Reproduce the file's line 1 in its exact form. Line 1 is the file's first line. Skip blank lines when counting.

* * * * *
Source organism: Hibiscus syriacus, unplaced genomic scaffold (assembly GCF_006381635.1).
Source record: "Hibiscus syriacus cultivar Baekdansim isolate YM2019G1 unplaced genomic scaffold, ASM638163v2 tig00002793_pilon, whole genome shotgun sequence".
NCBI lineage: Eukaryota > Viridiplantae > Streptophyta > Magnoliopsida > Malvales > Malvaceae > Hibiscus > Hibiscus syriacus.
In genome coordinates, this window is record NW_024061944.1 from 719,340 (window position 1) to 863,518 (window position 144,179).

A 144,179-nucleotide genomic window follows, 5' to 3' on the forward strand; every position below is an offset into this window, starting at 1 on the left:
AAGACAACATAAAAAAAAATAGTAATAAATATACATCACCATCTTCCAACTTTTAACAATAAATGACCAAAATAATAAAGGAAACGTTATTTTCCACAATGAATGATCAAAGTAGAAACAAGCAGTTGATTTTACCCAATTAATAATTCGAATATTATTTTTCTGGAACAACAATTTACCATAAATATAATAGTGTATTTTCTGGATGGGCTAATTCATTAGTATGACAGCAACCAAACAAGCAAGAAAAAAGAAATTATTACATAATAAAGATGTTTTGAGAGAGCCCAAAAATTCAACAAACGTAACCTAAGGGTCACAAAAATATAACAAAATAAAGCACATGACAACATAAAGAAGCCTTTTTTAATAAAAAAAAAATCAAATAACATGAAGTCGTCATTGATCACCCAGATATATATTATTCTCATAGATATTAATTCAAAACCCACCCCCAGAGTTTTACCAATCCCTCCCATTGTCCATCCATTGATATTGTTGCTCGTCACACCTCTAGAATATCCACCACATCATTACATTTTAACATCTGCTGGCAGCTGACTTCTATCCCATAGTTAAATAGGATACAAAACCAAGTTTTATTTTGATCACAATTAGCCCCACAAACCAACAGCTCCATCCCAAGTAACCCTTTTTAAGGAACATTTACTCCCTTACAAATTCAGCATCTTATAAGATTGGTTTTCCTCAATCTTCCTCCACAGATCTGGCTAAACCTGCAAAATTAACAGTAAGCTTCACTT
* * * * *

Source organism: Hibiscus syriacus, unplaced genomic scaffold (assembly GCF_006381635.1).